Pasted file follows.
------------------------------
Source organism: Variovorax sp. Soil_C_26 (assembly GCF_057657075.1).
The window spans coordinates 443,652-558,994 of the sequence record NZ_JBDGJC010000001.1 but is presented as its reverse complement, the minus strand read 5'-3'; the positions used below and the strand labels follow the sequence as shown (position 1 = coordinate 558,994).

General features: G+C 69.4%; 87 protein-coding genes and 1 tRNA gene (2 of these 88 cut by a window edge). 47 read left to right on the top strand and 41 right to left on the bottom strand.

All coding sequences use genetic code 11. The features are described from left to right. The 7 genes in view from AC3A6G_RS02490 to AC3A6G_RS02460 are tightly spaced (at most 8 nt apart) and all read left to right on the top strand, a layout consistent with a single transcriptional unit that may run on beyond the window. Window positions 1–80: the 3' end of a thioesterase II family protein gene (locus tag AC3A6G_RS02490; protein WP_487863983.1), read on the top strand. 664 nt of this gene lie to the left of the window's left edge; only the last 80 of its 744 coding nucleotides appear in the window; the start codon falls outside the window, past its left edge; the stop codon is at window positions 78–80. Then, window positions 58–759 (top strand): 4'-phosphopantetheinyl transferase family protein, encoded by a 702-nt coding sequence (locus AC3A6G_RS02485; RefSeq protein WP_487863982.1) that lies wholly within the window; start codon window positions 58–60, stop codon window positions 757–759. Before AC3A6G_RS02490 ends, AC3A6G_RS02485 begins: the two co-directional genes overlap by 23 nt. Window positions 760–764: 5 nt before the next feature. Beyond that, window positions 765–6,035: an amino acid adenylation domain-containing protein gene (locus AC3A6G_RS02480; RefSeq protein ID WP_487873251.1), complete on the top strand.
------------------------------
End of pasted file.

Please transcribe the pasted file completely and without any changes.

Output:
Source organism: Variovorax sp. Soil_C_26 (assembly GCF_057657075.1).
The window spans coordinates 443,652-558,994 of the sequence record NZ_JBDGJC010000001.1 but is presented as its reverse complement, the minus strand read 5'-3'; the positions used below and the strand labels follow the sequence as shown (position 1 = coordinate 558,994).

General features: G+C 69.4%; 87 protein-coding genes and 1 tRNA gene (2 of these 88 cut by a window edge). 47 read left to right on the top strand and 41 right to left on the bottom strand.

All coding sequences use genetic code 11. The features are described from left to right. The 7 genes in view from AC3A6G_RS02490 to AC3A6G_RS02460 are tightly spaced (at most 8 nt apart) and all read left to right on the top strand, a layout consistent with a single transcriptional unit that may run on beyond the window. Window positions 1–80: the 3' end of a thioesterase II family protein gene (locus tag AC3A6G_RS02490; protein WP_487863983.1), read on the top strand. 664 nt of this gene lie to the left of the window's left edge; only the last 80 of its 744 coding nucleotides appear in the window; the start codon falls outside the window, past its left edge; the stop codon is at window positions 78–80. Then, window positions 58–759 (top strand): 4'-phosphopantetheinyl transferase family protein, encoded by a 702-nt coding sequence (locus AC3A6G_RS02485; RefSeq protein WP_487863982.1) that lies wholly within the window; start codon window positions 58–60, stop codon window positions 757–759. Before AC3A6G_RS02490 ends, AC3A6G_RS02485 begins: the two co-directional genes overlap by 23 nt. Window positions 760–764: 5 nt before the next feature. Beyond that, window positions 765–6,035: an amino acid adenylation domain-containing protein gene (locus AC3A6G_RS02480; RefSeq protein ID WP_487873251.1), complete on the top strand.